U.S. endurance athlete Colin O’Brady just made history.
He became the first man to ever cross Antarctica on his own, without help or support from anyone else. He did it using cross country skis and while towing his supplies strapped onto a sled.
O’Brady committed the 932 mile trek in just under 54 days, including a final 32-hour push that allowed him to cover the last 77 miles all at once, an accomplishment he’s calling “an Antarctic ultramarathon.” He narrowly beat out competitor Louis Rudd, a friend of Henry Wrosley, a Brit who died after failing to make the same trek in 2016. Worsley was only 30 miles from the finish line when he called off the expedition (he later died of an infection).
Because I am less fun than a case of the measles, I look at stories like this with shock and contempt. What a pointless hobby. I understand pushing yourself to do something, but the accomplishment has to be worth something, dammit. This is obscure enough it’s barely going to get O’Brady bragging rights at some random dinner party a decade from now.
“Oh, you crossed Antarctica alone, even though your Instagram feed clearly has pictures others took of you? That’s nice. I’m going to go over here now.”
Aside: how lame is that Instagram account going to be now? He’s going to repost pictures for the next three years before trying the next dumb stunt.
Taking off my cynic’s hat for a second, I’ll admit O’Brady’s accomplishment is pretty damn impressive. I’d get about 10 miles into the wilderness before calling in for some Pizza Hut to be delivered by a chopper.
You have to admit pizza delivered by a helicopter would be pretty damn cool.
We’re impressed by such things because they’re hard. That’s what makes them worth doing. And yet you should strive to do the exact opposite in your life, especially when it comes to your finances.
See? I eventually got to the point.
‘Hard mode’ finances
The finance world loves rags to riches stories. The PF blog-o-net is even worse; they regularly get mad at people who don’t disclose their advantages.
Remember Anton, the 27-year-old self-made millionaire who upon further investigation inherited most of the cash? The worst part was he turned himself in. Come on, Anton. You gotta commit to the lie.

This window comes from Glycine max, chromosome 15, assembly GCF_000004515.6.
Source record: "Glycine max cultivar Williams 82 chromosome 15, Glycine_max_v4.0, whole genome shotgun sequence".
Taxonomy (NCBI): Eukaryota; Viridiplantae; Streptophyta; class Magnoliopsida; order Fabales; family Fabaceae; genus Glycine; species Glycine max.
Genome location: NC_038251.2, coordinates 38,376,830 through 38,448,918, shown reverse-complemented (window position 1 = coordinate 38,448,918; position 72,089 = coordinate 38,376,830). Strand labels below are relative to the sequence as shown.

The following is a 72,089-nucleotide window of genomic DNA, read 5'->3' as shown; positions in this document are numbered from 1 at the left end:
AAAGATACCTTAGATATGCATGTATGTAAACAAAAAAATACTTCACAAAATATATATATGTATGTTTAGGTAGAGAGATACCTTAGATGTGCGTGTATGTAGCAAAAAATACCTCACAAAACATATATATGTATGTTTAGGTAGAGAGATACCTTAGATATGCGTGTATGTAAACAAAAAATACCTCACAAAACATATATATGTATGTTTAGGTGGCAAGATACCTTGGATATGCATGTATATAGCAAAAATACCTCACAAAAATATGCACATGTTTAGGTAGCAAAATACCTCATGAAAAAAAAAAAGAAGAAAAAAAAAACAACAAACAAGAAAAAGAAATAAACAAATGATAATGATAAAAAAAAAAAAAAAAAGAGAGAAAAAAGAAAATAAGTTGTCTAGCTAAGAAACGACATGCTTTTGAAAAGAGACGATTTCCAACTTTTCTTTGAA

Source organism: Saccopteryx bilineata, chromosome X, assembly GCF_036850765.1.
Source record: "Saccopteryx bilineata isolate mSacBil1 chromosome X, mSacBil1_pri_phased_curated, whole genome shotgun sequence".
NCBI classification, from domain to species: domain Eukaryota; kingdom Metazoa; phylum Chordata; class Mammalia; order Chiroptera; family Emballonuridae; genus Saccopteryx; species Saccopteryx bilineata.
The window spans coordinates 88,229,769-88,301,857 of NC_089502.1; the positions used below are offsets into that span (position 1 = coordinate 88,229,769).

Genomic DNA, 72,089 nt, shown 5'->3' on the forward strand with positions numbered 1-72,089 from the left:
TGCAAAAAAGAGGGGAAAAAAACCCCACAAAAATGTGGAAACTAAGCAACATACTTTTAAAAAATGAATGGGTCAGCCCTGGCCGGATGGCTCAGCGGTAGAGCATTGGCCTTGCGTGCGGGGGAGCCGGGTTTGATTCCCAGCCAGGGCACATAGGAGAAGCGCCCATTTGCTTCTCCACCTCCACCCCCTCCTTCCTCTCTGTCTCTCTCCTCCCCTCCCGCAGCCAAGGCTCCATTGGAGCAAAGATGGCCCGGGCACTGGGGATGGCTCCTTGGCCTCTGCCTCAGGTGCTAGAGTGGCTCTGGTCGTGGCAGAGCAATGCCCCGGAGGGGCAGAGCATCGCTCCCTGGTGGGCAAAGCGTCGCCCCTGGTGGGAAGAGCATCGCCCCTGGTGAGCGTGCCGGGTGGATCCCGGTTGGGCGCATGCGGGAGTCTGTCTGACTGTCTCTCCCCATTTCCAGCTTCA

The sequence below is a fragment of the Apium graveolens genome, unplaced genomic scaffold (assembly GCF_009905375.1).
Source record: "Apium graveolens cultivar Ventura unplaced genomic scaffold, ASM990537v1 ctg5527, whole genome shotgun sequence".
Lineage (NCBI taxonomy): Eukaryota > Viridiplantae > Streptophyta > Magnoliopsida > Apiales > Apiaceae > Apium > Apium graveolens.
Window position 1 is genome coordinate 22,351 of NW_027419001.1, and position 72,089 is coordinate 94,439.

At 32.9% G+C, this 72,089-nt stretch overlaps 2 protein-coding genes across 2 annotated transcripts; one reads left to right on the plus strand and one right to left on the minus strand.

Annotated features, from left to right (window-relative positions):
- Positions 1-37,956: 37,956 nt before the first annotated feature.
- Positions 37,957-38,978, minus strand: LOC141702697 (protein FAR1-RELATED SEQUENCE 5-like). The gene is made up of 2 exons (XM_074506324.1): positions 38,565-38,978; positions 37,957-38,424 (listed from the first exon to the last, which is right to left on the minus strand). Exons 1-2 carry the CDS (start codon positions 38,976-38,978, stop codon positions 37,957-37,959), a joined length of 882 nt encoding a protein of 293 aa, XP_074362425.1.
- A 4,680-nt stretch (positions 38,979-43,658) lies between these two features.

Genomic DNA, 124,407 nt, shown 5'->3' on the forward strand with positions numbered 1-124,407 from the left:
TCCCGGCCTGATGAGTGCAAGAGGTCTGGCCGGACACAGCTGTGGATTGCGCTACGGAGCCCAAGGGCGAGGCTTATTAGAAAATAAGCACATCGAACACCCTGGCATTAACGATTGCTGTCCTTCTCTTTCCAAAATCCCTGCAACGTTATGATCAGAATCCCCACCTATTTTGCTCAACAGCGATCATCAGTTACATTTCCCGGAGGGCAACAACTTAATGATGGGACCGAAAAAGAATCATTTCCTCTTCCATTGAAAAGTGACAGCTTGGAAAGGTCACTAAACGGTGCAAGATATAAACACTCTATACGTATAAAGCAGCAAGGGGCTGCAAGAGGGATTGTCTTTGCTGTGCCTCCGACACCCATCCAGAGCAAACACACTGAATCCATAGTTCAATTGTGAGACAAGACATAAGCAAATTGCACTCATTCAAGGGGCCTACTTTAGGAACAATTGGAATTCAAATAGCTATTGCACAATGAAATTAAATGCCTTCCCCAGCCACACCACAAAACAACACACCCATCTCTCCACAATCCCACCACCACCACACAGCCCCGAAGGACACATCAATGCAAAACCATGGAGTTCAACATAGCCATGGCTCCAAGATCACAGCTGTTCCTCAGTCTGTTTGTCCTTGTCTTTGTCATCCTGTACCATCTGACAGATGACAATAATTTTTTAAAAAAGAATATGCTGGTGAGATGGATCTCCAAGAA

More recently it was the Frugalwoods clan who found themselves in hot water after it was disclosed the guy made an assload of money while the blog made it sound like their high savings rate was because of frugal living. The wife never bothered to mention how much the blog made, either.
The thing that makes people mad about this is the dishonesty. Nobody cares if you use your unique advantages to make life a little easier. It only matters when you don’t disclose it. Finance bloggers don’t bother to do this because they’re motivated by what people think of them. Besides, you can’t really milk many blog posts out of ‘make an assload of money.’
Instead of downplaying your unique financial advantages, do the opposite. Exploit the living crap out of them.
Your favorite blogger is a great example. I have all sorts of advantages I use. My dad is a smart real estate investor, and he was the one who suggested I buy two of the three rentals I own today. He could have easily taken those deals for himself, but chose not to. What a guy. Maybe I should stop mocking his driving habits?
Nah. Come on dad, it’s a 100km/hr zone. You can go faster than 92.
I also borrow money from family members, although I have paid every nickel back with interest. I pay the Prime rate and am happy to do so, since it’s much easier than applying for a loan down at the ol’ credit union.
There are other financial advantages I have too, but they’re not important. The key is that you capitalize on every “unfair” advantage you have.
Have parents willing to give you money for a down payment or an investment? Ignore your pride and take the cash, stupid.
Is work giving you a great deal on buying stock? Buy that ish up, yo. Just make sure to diversify down the road.
Many people refuse to do these things, citing bullshit like their pride won’t let them take money from their parents. This is akin to intentionally living your financial life on hard mode. You might beat the game, but there are no bonus points for doing so. If getting rich is the goal, doesn’t it make sense to take the easiest possible path?
I understand some people might not have any of these financial advantages. That sucks! But that shouldn’t stop you from using your support network to your advantage. Just don’t do all the taking.